No one anticipates getting into a car accident, but the question of who pays for the damages can quickly become complicated if the at-fault party was working at the time. Read on to learn about establishing liability in a car accident and why it’s essential to determine whether the at-fault driver was working when the crash occurred.
Employer Liability for an Employee’s Accident in Ontario
When an employee is at fault for an accident while performing work-related duties, their employer can be generally held liable for damages arising from an accident. This is known as vicarious liability, and it applies to many types of employers. Whether the employee at fault for your accident was a restaurant delivery driver or a government contractor, their respective employers could be held responsible for the negligence of their workers.
Employee vs. Independent Contractor Liability
The work done by an employee versus an independent contractor might be similar, but how a worker is classified can significantly impact liability for a car accident. A notable exception to vicarious liability is when a worker is considered an independent contractor.
Generally, independent contractors aren’t entitled to many of the protections offered by federal labor law — this extends to legal responsibility for accidents. An employer can be liable for the negligent actions of an employee, while independent contractors are typically held individually responsible since they are in business for themselves.
Independent contractors often carry general liability insurance, but some have insurance provided by a company even though they aren’t considered employees. Such is the case of rideshare drivers, so pinpointing liability after an accident can be challenging.
Was the At-Fault Driver On the Job?
Another aspect of determining liability is the issue of whether the at-fault driver was working at the time of the accident. Doing so can be tricky, especially when work duties and personal business are blurred. Even if the at-fault driver was in their personal car or conducting personal business at the time of the collision, their employer can be liable if the driver completed any work-related tasks or duties.
For example, time spent driving to and from work is generally not considered on the job, even if the driver uses a company vehicle. But if the driver is commuting between work sites or doing work-related errands in their car, their employer may be held responsible.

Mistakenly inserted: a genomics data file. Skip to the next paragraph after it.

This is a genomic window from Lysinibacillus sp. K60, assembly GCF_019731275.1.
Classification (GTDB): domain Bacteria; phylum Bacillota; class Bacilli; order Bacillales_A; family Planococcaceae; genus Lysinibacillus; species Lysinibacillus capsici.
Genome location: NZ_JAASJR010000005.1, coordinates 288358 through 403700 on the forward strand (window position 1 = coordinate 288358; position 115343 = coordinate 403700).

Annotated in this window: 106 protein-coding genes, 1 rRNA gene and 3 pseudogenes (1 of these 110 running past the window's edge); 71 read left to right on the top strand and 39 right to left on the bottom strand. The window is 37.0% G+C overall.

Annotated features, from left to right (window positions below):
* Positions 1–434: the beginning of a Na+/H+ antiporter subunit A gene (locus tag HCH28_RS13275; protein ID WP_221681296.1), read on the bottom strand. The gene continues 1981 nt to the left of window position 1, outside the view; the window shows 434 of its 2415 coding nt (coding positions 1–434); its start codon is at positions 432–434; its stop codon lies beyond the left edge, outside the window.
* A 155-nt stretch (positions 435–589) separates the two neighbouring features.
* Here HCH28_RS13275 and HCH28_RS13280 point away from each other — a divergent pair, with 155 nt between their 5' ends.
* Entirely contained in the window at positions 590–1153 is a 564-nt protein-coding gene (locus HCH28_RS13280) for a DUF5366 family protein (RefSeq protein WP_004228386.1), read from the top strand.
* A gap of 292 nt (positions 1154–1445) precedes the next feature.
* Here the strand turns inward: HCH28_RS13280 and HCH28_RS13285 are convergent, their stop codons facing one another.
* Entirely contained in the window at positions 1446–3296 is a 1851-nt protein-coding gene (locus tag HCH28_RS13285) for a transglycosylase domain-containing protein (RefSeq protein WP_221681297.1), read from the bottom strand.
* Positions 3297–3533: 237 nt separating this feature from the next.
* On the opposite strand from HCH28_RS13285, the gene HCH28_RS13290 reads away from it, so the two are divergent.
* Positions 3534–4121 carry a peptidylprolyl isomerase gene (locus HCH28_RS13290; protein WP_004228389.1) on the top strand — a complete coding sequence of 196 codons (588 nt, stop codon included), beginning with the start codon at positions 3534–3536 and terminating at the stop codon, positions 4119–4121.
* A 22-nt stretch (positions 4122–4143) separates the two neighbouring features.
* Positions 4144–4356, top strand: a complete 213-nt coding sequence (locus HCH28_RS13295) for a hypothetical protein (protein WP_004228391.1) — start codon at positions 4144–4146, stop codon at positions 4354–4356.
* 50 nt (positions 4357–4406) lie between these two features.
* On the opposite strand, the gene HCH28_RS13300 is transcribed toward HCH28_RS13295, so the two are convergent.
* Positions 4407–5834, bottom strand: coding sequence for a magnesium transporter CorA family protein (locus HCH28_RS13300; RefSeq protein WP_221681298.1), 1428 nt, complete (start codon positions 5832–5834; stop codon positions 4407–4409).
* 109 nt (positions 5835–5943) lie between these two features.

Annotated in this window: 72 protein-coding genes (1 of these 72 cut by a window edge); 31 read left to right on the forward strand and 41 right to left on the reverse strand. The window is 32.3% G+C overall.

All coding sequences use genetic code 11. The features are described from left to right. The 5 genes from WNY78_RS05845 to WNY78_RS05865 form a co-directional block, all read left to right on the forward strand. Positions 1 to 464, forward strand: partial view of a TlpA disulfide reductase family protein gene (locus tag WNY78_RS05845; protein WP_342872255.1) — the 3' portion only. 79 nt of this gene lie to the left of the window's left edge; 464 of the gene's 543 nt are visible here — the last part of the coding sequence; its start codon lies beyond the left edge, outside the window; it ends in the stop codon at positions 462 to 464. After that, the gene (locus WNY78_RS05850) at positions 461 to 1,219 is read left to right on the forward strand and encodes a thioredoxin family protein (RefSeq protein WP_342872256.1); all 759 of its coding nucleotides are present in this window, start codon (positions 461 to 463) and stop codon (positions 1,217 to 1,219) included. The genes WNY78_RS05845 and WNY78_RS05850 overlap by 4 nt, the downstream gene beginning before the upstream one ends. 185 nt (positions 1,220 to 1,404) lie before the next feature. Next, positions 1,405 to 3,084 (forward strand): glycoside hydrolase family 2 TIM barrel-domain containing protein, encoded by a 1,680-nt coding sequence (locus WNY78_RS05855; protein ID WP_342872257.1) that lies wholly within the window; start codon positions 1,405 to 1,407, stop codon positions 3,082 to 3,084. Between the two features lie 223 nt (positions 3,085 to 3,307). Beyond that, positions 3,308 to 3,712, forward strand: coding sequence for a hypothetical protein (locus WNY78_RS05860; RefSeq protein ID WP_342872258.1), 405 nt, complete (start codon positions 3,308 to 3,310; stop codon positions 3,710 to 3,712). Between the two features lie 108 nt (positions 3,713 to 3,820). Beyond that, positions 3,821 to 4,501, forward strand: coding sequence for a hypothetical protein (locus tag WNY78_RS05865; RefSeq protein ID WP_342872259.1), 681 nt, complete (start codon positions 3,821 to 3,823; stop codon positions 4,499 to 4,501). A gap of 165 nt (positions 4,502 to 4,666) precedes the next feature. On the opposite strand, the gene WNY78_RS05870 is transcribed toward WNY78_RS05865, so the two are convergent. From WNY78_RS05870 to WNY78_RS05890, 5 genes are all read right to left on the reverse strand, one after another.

Why Liability Matters in Ontario
Determining who is liable for a car accident is crucial as it governs what insurance policy applies and the potential compensation since companies usually have larger policies with higher limits. Fortunately, Ontario’s auto insurance requirements can help streamline the claims process.
Ontario’s No-Fault Insurance System
Ontario requires drivers to carry direct compensation/property damage insurance. After an accident, you will most likely file a claim with your own insurance company for your vehicle repairs and other damages. This “no-fault” insurance system allows you to recover compensation even if someone else caused the crash.
However, recovering the full extent of your damages can be challenging when your damages exceed your policy limit. When you are in an accident caused by someone working, you must prove their negligence to hold their employer accountable for the remaining expenses.
Handle the Accident Like Any Other Collision
Regardless of who you think is at fault or how the crash happened, take the appropriate steps to protect yourself after a collision. If you or someone else is hurt, call 911 and report the accident to the police. Collect as much information as possible from the other driver and any witnesses and take photos and videos of the scene to document what happened. If the driver indicates that they were working, make a note of it, but let your lawyer thoroughly investigate.
Contact an Ontario Car Accident Lawyer
When you’re ready to file an insurance claim or are considering a lawsuit against the at-fault party, contact a car accident lawyer for help. A lawyer who knows Ontario’s personal injury laws can investigate your case, find out who was at fault and advocate for you in negotiations or in the courtroom to maximize your financial recovery.
Call Donnelly Murphy for Help
Donnelly Murphy Lawyers know the importance of getting compensation for your bills and losses after a car accident. We have decades of experience serving Southwestern Ontario and holding at-fault drivers accountable for accidents. If you’re hurt due to someone else’s negligence, let us help you get everything you deserve.